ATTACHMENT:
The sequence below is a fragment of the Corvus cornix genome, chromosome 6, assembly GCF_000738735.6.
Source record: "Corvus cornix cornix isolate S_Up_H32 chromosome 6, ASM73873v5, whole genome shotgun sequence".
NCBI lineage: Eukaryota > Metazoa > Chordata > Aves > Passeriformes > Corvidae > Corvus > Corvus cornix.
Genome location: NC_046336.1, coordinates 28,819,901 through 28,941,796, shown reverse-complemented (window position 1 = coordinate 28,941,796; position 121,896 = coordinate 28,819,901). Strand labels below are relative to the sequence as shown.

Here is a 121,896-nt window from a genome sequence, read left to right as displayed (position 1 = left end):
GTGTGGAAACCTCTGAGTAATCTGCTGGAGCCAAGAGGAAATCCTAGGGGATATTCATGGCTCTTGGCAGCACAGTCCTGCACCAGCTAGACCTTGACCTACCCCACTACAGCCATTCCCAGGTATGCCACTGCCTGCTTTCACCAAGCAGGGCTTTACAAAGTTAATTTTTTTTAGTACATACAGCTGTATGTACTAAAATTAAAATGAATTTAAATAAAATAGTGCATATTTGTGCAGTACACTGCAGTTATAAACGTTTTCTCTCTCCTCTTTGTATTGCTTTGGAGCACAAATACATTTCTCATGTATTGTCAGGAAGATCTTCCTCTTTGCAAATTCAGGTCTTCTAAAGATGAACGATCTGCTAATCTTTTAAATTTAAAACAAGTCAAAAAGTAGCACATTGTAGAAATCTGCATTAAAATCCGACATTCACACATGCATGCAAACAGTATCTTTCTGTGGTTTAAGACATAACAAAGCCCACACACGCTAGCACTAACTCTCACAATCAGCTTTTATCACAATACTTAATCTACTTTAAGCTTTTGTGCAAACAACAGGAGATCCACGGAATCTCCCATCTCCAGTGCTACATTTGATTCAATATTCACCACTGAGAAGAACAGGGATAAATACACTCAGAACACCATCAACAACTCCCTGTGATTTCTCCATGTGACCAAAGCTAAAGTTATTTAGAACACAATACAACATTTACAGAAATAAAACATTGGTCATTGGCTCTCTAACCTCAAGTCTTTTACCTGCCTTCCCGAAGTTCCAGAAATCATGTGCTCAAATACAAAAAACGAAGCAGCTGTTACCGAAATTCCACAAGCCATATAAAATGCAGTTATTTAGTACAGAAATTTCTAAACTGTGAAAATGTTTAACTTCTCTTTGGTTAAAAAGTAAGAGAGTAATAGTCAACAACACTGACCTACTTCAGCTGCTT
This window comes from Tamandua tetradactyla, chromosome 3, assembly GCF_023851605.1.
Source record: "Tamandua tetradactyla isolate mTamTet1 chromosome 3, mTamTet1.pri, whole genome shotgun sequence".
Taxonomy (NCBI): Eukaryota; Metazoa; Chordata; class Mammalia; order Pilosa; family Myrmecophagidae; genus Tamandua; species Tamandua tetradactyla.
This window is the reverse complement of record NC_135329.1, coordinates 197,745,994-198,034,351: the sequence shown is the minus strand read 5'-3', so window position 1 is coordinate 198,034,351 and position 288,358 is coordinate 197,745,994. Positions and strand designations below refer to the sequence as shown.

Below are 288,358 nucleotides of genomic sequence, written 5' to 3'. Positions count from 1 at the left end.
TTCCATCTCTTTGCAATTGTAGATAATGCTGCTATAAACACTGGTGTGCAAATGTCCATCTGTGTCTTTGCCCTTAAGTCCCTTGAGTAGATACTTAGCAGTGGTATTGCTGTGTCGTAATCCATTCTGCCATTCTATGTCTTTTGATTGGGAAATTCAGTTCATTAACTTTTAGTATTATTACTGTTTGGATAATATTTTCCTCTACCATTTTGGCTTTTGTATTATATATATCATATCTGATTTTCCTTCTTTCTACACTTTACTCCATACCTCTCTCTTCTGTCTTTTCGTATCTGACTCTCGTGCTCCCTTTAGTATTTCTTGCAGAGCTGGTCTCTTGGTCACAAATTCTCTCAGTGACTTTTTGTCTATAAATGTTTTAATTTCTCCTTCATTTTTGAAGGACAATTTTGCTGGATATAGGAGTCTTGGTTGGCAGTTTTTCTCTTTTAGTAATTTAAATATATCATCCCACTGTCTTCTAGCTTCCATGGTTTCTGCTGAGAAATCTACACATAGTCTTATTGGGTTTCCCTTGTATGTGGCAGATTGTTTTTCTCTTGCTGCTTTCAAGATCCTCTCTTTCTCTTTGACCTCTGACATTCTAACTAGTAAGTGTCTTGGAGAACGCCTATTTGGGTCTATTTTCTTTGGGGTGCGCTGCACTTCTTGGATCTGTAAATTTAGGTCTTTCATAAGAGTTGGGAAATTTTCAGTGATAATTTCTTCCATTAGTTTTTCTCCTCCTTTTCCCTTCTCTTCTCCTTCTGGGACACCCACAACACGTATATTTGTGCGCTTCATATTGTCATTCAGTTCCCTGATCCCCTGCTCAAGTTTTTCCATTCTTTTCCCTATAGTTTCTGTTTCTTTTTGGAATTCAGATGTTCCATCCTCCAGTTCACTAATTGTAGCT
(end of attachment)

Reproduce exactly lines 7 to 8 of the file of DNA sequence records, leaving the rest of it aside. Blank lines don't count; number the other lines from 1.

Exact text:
This window comes from Tamandua tetradactyla, chromosome 3, assembly GCF_023851605.1.
Source record: "Tamandua tetradactyla isolate mTamTet1 chromosome 3, mTamTet1.pri, whole genome shotgun sequence".